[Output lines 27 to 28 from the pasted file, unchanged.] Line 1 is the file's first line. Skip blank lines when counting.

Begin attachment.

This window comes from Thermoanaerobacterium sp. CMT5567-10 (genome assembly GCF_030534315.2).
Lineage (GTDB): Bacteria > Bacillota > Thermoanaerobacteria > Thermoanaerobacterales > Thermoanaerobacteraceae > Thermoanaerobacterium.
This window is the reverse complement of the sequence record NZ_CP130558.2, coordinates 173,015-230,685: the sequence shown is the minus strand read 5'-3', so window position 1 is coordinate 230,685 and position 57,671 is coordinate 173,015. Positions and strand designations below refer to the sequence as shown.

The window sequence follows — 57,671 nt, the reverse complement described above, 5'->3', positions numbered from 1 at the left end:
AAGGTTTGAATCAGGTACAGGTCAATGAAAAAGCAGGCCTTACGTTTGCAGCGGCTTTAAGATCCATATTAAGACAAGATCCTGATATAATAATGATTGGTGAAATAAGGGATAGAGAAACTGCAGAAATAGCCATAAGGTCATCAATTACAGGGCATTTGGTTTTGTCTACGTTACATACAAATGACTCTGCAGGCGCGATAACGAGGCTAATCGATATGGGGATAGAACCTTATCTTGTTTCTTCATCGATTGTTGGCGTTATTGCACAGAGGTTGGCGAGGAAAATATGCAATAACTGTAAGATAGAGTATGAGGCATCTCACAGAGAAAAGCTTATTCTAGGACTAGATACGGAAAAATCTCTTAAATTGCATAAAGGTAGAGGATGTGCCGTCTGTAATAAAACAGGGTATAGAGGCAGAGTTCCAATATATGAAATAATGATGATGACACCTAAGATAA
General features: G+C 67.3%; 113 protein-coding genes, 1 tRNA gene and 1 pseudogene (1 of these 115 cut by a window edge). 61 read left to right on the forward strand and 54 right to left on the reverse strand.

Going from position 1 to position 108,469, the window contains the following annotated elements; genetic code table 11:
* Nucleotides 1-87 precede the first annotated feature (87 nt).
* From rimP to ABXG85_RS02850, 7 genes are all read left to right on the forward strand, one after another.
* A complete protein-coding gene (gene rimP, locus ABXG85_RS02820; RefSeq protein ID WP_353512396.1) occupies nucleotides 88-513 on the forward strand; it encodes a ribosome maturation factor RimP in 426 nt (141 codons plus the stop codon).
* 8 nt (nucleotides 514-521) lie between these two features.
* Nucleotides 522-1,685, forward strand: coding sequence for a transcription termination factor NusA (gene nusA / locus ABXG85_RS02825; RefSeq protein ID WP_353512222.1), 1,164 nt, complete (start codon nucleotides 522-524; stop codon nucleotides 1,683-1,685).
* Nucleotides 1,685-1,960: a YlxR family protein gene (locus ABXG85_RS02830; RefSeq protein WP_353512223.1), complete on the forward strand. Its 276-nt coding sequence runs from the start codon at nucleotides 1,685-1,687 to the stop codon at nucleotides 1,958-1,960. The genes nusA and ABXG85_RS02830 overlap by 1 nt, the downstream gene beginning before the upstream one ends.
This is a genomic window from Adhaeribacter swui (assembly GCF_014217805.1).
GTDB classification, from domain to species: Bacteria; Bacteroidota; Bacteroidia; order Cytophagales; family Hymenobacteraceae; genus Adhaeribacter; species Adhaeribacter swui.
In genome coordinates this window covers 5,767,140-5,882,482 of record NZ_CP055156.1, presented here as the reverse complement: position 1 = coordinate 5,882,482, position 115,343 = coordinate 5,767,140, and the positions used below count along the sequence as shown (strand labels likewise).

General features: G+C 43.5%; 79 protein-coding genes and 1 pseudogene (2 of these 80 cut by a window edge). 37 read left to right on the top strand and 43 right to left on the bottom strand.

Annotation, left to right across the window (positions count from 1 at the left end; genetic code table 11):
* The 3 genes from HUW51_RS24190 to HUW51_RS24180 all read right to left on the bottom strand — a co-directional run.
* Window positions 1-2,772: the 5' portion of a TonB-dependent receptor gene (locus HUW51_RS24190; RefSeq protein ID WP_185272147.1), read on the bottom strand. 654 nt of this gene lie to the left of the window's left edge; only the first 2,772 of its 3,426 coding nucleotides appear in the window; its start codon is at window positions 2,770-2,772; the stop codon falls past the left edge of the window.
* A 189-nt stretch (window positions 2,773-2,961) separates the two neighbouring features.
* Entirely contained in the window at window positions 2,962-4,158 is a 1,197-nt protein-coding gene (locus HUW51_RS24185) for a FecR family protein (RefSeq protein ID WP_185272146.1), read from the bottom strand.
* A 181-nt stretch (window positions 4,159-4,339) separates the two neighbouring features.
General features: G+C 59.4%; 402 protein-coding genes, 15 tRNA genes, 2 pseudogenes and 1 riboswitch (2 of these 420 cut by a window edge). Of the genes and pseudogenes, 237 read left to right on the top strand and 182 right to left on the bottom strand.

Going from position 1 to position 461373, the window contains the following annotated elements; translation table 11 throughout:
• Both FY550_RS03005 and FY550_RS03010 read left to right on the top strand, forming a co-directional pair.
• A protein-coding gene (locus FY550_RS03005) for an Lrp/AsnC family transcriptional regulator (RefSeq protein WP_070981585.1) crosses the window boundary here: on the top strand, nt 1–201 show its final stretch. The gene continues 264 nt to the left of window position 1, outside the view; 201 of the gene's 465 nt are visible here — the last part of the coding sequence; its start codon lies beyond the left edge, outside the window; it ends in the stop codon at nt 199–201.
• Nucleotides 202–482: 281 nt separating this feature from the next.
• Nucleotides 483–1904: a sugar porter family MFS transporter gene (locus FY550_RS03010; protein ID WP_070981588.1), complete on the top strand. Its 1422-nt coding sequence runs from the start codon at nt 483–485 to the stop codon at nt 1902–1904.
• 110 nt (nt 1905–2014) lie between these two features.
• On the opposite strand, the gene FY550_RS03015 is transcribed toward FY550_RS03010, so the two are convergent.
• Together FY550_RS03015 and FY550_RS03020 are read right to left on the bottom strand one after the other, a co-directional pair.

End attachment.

• A protein-coding gene (locus FY550_RS03005) for an Lrp/AsnC family transcriptional regulator (RefSeq protein WP_070981585.1) crosses the window boundary here: on the top strand, nt 1–201 show its final stretch. The gene continues 264 nt to the left of window position 1, outside the view; 201 of the gene's 465 nt are visible here — the last part of the coding sequence; its start codon lies beyond the left edge, outside the window; it ends in the stop codon at nt 199–201.
• Nucleotides 202–482: 281 nt separating this feature from the next.